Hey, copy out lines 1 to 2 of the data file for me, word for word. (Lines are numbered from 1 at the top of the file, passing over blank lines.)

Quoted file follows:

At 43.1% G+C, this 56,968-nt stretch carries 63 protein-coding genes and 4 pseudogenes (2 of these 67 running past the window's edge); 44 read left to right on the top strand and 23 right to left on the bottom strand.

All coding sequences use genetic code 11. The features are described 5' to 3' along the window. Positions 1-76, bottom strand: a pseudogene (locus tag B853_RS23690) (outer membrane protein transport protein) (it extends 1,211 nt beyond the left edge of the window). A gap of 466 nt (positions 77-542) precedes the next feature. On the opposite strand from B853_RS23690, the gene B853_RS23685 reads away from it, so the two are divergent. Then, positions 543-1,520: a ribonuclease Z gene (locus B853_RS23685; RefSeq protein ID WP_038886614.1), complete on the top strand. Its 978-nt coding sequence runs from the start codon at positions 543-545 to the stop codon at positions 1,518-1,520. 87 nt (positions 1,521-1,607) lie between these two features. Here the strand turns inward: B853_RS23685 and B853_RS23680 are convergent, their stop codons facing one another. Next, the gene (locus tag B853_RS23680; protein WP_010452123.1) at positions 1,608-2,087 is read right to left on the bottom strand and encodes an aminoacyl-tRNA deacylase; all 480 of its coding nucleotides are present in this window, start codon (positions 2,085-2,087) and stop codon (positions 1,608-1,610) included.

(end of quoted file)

At 43.1% G+C, this 56,968-nt stretch carries 63 protein-coding genes and 4 pseudogenes (2 of these 67 running past the window's edge); 44 read left to right on the top strand and 23 right to left on the bottom strand.

All coding sequences use genetic code 11. The features are described 5' to 3' along the window. Positions 1-76, bottom strand: a pseudogene (locus tag B853_RS23690) (outer membrane protein transport protein) (it extends 1,211 nt beyond the left edge of the window). A gap of 466 nt (positions 77-542) precedes the next feature. On the opposite strand from B853_RS23690, the gene B853_RS23685 reads away from it, so the two are divergent. Then, positions 543-1,520: a ribonuclease Z gene (locus B853_RS23685; RefSeq protein ID WP_038886614.1), complete on the top strand. Its 978-nt coding sequence runs from the start codon at positions 543-545 to the stop codon at positions 1,518-1,520. 87 nt (positions 1,521-1,607) lie between these two features. Here the strand turns inward: B853_RS23685 and B853_RS23680 are convergent, their stop codons facing one another. Next, the gene (locus tag B853_RS23680; protein WP_010452123.1) at positions 1,608-2,087 is read right to left on the bottom strand and encodes an aminoacyl-tRNA deacylase; all 480 of its coding nucleotides are present in this window, start codon (positions 2,085-2,087) and stop codon (positions 1,608-1,610) included.